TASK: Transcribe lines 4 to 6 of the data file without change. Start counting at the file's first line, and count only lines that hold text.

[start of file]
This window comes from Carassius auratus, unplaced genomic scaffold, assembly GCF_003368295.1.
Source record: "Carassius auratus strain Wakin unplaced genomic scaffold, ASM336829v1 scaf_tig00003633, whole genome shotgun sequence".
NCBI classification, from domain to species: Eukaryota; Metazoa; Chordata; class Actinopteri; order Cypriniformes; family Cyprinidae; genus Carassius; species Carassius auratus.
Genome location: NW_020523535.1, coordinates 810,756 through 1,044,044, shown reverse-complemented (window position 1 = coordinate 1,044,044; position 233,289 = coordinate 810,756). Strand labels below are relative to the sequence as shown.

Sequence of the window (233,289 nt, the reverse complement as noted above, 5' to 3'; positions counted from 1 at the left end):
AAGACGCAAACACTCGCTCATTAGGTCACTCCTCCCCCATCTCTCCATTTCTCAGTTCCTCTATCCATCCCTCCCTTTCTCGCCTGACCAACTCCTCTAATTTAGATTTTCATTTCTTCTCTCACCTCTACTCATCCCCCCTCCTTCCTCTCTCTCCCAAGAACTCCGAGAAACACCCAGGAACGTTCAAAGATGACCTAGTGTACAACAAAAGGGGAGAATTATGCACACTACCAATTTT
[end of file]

Genome location: NW_020523535.1, coordinates 810,756 through 1,044,044, shown reverse-complemented (window position 1 = coordinate 1,044,044; position 233,289 = coordinate 810,756). Strand labels below are relative to the sequence as shown.

Sequence of the window (233,289 nt, the reverse complement as noted above, 5' to 3'; positions counted from 1 at the left end):
AAGACGCAAACACTCGCTCATTAGGTCACTCCTCCCCCATCTCTCCATTTCTCAGTTCCTCTATCCATCCCTCCCTTTCTCGCCTGACCAACTCCTCTAATTTAGATTTTCATTTCTTCTCTCACCTCTACTCATCCCCCCTCCTTCCTCTCTCTCCCAAGAACTCCGAGAAACACCCAGGAACGTTCAAAGATGACCTAGTGTACAACAAAAGGGGAGAATTATGCACACTACCAATTTT